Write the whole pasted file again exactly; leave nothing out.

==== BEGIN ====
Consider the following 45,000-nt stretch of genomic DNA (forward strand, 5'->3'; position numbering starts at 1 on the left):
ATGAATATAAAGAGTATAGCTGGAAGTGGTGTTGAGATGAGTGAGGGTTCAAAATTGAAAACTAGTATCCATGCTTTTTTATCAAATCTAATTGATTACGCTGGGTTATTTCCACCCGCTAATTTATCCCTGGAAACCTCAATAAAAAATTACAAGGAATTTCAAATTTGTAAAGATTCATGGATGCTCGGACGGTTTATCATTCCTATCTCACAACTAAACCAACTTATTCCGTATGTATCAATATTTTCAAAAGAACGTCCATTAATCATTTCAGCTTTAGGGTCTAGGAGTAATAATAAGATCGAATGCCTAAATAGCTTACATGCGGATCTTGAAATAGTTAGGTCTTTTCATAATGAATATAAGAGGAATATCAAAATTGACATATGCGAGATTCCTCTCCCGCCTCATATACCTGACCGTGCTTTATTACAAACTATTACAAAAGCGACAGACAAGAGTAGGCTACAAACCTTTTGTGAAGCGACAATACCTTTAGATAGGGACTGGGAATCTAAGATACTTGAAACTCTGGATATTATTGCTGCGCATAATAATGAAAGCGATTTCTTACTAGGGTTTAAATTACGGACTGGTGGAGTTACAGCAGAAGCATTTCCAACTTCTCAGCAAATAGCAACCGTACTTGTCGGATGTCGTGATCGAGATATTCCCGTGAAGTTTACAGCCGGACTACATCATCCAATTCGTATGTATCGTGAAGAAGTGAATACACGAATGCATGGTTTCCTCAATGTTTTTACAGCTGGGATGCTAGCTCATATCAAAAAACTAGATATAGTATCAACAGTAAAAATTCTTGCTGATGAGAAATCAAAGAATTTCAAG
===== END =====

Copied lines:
Consider the following 45,000-nt stretch of genomic DNA (forward strand, 5'->3'; position numbering starts at 1 on the left):
ATGAATATAAAGAGTATAGCTGGAAGTGGTGTTGAGATGAGTGAGGGTTCAAAATTGAAAACTAGTATCCATGCTTTTTTATCAAATCTAATTGATTACGCTGGGTTATTTCCACCCGCTAATTTATCCCTGGAAACCTCAATAAAAAATTACAAGGAATTTCAAATTTGTAAAGATTCATGGATGCTCGGACGGTTTATCATTCCTATCTCACAACTAAACCAACTTATTCCGTATGTATCAATATTTTCAAAAGAACGTCCATTAATCATTTCAGCTTTAGGGTCTAGGAGTAATAATAAGATCGAATGCCTAAATAGCTTACATGCGGATCTTGAAATAGTTAGGTCTTTTCATAATGAATATAAGAGGAATATCAAAATTGACATATGCGAGATTCCTCTCCCGCCTCATATACCTGACCGTGCTTTATTACAAACTATTACAAAAGCGACAGACAAGAGTAGGCTACAAACCTTTTGTGAAGCGACAATACCTTTAGATAGGGACTGGGAATCTAAGATACTTGAAACTCTGGATATTATTGCTGCGCATAATAATGAAAGCGATTTCTTACTAGGGTTTAAATTACGGACTGGTGGAGTTACAGCAGAAGCATTTCCAACTTCTCAGCAAATAGCAACCGTACTTGTCGGATGTCGTGATCGAGATATTCCCGTGAAGTTTACAGCCGGACTACATCATCCAATTCGTATGTATCGTGAAGAAGTGAATACACGAATGCATGGTTTCCTCAATGTTTTTACAGCTGGGATGCTAGCTCATATCAAAAAACTAGATATAGTATCAACAGTAAAAATTCTTGCTGATGAGAAATCAAAGAATTTCAAG